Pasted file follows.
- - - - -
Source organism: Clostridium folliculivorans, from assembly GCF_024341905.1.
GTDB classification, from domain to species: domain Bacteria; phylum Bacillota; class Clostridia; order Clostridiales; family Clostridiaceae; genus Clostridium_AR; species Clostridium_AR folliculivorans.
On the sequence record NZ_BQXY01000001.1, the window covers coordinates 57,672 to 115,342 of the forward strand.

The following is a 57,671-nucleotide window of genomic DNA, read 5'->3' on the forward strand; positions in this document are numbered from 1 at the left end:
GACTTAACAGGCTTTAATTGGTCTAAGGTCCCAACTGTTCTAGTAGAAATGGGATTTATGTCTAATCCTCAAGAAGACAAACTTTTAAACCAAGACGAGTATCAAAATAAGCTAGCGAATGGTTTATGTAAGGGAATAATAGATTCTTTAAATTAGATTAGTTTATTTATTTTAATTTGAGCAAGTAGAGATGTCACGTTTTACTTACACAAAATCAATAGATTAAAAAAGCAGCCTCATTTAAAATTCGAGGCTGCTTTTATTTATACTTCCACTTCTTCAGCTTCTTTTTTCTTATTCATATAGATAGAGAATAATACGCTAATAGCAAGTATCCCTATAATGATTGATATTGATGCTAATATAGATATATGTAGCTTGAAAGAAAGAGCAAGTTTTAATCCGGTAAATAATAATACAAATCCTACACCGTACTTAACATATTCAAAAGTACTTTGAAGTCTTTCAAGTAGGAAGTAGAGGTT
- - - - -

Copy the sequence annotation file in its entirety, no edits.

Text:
Source organism: Clostridium folliculivorans, from assembly GCF_024341905.1.
GTDB classification, from domain to species: domain Bacteria; phylum Bacillota; class Clostridia; order Clostridiales; family Clostridiaceae; genus Clostridium_AR; species Clostridium_AR folliculivorans.
On the sequence record NZ_BQXY01000001.1, the window covers coordinates 57,672 to 115,342 of the forward strand.

The following is a 57,671-nucleotide window of genomic DNA, read 5'->3' on the forward strand; positions in this document are numbered from 1 at the left end:
GACTTAACAGGCTTTAATTGGTCTAAGGTCCCAACTGTTCTAGTAGAAATGGGATTTATGTCTAATCCTCAAGAAGACAAACTTTTAAACCAAGACGAGTATCAAAATAAGCTAGCGAATGGTTTATGTAAGGGAATAATAGATTCTTTAAATTAGATTAGTTTATTTATTTTAATTTGAGCAAGTAGAGATGTCACGTTTTACTTACACAAAATCAATAGATTAAAAAAGCAGCCTCATTTAAAATTCGAGGCTGCTTTTATTTATACTTCCACTTCTTCAGCTTCTTTTTTCTTATTCATATAGATAGAGAATAATACGCTAATAGCAAGTATCCCTATAATGATTGATATTGATGCTAATATAGATATATGTAGCTTGAAAGAAAGAGCAAGTTTTAATCCGGTAAATAATAATACAAATCCTACACCGTACTTAACATATTCAAAAGTACTTTGAAGTCTTTCAAGTAGGAAGTAGAGGTT